For those of you familiar with my various outpourings in the UK and Indian media over the past two years, I've been expounding on the virtues of what I call borderless leadership: a newly evolving type of leadership for the twenty-first century which both responds to fresh demands from the global economy, equips us … Continue reading Leaders without Borders, part 1
In my last post I explored how the concept of social leadership has, despite many different expressions over the past few years, settled on some core themes: operational agility, multidisciplinarity, and global astuteness. All prize mobility, flexibility and a form of network fluency. Several commentators remarked that the supply of leadership talent of … Continue reading Different strokes? Higher education and the T-shaped leader
In just over 6 weeks we launch the first in our International Social Innovation Challenge Series, in partnership with OP Jindal Global University and Lahore University of Management Sciences, and supported by the British Council. 25 of the best and brightest students from each university will be working collaboratively on the issue of empowering women in safer … Continue reading On social leadership: can universities rise to the challenge?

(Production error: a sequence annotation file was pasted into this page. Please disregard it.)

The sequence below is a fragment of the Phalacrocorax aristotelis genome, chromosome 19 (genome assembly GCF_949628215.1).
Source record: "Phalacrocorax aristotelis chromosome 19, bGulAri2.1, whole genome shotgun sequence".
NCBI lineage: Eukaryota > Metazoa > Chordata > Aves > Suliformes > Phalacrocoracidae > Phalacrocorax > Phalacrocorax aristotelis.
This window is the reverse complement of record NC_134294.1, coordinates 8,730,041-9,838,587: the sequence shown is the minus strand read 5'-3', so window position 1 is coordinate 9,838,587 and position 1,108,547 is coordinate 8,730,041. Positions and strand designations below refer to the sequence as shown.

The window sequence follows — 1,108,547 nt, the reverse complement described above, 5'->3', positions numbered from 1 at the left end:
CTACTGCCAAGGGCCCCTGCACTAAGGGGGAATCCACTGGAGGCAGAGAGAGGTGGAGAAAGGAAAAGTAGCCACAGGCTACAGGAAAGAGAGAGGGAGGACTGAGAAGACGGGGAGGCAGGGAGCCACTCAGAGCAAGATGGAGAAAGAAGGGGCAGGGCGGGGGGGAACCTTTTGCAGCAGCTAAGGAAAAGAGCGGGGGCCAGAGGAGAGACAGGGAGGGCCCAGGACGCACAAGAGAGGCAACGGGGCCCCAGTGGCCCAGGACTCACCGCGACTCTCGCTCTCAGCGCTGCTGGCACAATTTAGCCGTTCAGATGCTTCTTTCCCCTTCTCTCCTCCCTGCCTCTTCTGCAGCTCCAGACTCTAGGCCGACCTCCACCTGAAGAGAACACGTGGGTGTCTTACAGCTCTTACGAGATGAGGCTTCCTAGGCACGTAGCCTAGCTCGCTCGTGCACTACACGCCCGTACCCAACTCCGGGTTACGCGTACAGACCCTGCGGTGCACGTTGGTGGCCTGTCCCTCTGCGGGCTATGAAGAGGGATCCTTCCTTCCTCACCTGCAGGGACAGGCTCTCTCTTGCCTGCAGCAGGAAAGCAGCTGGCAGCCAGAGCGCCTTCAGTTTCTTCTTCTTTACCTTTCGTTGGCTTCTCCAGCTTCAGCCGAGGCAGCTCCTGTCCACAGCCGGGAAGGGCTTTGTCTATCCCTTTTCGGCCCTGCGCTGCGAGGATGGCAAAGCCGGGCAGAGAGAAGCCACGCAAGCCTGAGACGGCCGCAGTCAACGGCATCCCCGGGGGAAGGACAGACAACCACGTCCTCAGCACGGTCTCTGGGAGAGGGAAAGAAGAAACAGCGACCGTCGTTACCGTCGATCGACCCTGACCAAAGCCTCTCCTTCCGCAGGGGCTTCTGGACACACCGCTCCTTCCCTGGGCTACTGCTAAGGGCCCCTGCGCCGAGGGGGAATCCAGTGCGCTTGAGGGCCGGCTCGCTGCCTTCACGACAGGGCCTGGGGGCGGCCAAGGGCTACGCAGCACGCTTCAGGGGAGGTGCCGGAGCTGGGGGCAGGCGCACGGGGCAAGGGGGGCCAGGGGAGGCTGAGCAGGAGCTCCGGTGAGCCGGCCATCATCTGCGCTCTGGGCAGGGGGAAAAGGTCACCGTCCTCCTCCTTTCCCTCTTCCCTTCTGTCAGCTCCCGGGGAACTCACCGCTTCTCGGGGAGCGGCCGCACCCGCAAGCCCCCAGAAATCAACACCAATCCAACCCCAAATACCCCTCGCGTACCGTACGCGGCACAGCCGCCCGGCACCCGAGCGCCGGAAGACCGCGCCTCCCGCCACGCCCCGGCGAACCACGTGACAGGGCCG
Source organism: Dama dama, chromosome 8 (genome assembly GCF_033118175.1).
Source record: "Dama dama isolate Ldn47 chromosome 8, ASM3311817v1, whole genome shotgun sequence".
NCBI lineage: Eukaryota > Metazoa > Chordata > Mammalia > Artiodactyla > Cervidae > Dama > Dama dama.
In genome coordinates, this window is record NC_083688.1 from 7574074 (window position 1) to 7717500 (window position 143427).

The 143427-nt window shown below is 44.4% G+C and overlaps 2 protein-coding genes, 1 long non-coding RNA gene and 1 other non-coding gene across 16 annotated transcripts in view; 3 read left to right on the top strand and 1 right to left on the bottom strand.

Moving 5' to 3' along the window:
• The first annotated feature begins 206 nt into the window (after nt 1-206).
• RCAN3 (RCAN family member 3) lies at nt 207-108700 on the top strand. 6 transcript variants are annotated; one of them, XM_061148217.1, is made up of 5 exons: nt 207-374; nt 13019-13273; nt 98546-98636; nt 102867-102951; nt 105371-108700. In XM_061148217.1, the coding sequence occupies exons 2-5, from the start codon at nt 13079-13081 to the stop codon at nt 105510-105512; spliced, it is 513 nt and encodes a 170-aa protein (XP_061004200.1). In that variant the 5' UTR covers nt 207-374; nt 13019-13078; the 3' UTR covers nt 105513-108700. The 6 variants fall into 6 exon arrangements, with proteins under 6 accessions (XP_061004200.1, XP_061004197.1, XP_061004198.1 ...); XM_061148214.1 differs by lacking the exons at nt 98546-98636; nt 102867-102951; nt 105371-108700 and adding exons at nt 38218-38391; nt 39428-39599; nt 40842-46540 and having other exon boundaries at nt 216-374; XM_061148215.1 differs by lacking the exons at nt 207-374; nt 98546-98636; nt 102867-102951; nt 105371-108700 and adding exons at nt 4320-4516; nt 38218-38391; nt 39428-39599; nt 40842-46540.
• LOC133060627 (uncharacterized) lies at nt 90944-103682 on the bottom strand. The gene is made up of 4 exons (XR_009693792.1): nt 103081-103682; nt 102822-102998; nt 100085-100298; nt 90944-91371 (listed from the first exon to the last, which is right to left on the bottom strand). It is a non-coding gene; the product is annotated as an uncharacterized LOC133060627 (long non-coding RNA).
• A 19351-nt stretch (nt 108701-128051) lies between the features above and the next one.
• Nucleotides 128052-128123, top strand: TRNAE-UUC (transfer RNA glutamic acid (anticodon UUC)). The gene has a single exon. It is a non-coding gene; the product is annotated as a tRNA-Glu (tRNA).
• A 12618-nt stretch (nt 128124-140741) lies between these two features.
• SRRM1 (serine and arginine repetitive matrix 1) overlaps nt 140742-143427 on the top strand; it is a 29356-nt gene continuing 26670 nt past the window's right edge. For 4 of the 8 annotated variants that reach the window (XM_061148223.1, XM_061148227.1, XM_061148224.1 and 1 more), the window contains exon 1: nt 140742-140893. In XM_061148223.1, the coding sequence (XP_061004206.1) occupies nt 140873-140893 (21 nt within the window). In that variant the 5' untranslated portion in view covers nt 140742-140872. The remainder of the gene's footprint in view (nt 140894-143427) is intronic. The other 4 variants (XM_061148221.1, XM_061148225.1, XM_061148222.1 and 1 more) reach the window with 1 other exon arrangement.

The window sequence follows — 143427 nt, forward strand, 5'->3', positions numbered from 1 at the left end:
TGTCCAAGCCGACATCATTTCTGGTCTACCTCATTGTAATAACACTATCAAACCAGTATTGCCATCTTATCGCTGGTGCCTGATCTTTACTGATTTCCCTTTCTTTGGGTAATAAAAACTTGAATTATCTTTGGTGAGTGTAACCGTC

I've been to a lot of events in India over the past year when incubators and (institutional) impact investors have reiterated the same complaint: the slow pace of technological innovation for social purposes, and the consequent lack of investible technology based social enterprises. Unsurprisingly, we've seen a flurry of competitions for new product innovations, particularly in … Continue reading Indian social enterprise: what should it be for?
In any field there's always a thrill attached to early adoption. The truth, however, is that early adopters often make the biggest mistakes and being the first mover is not necessarily the best place to be. Think of middle-distance runners; those who set the early pace are not always those who finish strongest. Vietnamese universities … Continue reading Social entrepreneurship in Vietnam: the virtues of late adoption?
Dear George, Like most sane people, I agree with you most of the time, most often when you indict consumerism as the cause of a post-social collapse that is slowly, and in the most miserable way possible, killing us. As you say, we’re lonelier than ever, less trustful of those who govern us, and less … Continue reading Four words for George Monbiot: picture abhi bakhi hai
Let’s face it: there are lots of people who are frustrated, even infuriated, that social entrepreneurship cannot be reduced to social enterprise. For these people, concepts such as social business have the power to redeem the bankruptcy of markets and the decrepitude of charity. It is social enterprise, after all, which is the backbone of … Continue reading No straitjacket required: Why we won’t evangelise social enterprise